You are reading

Collaborative Poetry Project Celebrates Beauty and Resilience of Queens

Queensbound Poetry Project Reading in 2018 (Dawn Siff/ Queensbound)

April 24, 2020 By Allie Griffin

Dozens of poets have put together an illustration of the beauty and resilience of Queens with an interactive recorded poetry project.

Queensbound, founded in 2018 by writer KC Trommer, collects poems about the borough — from Long Island City to Jamaica — and embeds audio recordings of each at stations along an illustrated subway map online.

The latest installment includes all poems from the 2018 edition, as well as new ones written this year, on a designated website.

Viewers can click on a Queens station stop along the subway map to hear a different poem.

Queensbound featured poems about Astoria, Corona, Elmhurst, Flushing, Forest Hills, Jackson Heights, Jamaica, LeFrak City, Long Island City, Rego Park, Ridgewood, Sunnyside and Woodside.

The project’s goal is to have a poem about each neighborhood in Queens — about 120 stops in all.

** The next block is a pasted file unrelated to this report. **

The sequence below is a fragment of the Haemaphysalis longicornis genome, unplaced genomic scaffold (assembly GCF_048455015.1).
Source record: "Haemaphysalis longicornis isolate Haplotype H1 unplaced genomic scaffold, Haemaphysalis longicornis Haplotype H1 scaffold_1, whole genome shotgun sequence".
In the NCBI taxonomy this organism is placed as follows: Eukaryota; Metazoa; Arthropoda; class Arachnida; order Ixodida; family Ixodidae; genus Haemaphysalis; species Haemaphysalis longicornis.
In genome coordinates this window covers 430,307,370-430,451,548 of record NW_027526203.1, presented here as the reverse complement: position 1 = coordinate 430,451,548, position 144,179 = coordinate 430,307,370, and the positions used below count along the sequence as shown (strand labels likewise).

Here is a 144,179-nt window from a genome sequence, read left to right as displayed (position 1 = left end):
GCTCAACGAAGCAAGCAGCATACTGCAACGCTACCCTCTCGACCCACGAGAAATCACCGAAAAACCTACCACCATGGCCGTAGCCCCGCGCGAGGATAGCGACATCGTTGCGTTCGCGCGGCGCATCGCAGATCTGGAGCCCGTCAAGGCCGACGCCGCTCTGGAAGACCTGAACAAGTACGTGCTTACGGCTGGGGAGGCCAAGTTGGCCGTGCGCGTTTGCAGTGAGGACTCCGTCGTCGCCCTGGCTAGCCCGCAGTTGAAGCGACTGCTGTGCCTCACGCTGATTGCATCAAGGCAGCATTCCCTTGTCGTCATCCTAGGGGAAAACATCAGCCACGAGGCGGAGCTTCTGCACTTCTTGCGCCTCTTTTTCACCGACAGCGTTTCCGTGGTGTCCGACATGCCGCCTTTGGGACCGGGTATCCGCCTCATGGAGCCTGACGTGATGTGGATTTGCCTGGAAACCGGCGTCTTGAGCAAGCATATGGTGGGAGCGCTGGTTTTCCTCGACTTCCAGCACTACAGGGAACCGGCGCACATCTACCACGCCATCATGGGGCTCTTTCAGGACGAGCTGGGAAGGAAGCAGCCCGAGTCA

New poems added this year include MA Dennis’ “ATCQ (A Tribe Called Queens)“, Nadia Q. Ahmad’s “Stretching Strength“, Kimiko Hahn’s “Ode to the F” and Nana Ekua Brew-Hammond’s “Packed.”

email the author: [email protected]

4 Comments

Click for Comments 
Gerry

Gentrification in full swing.10 years ago they wouldn’t have known where Queens was.

10
70
Reply
I want to participate!

Sunnyside, Sunnyside,
With shelters and knives.
Sunnyside, Sunnyside,
Once vibrant, now crime.

Your 7 train don’t work
You’ll be late at work
You pay rent on time,
And beg for insurance.

You once had stores,
Now empty “for rent” fronts,
We are here stuck
The middle worker’s luck

18
2
Reply

Leave a Comment
Reply to this Comment

All comments are subject to moderation before being posted.

This site is protected by reCAPTCHA and the Google Privacy Policy and Terms of Service apply.

Recent News

Opinion: NYCHA Tenant Leaders: Where Amazon Never Arrived, New Opportunity Arises

The impact of the COVID-19 pandemic has not been equitable across New York City. While some New Yorkers have been able to work from home, or leave the city temporarily to wait the pandemic out, our NYCHA family has been devastated with the astounding loss of life and by an economic collapse at a scale we have never experienced before.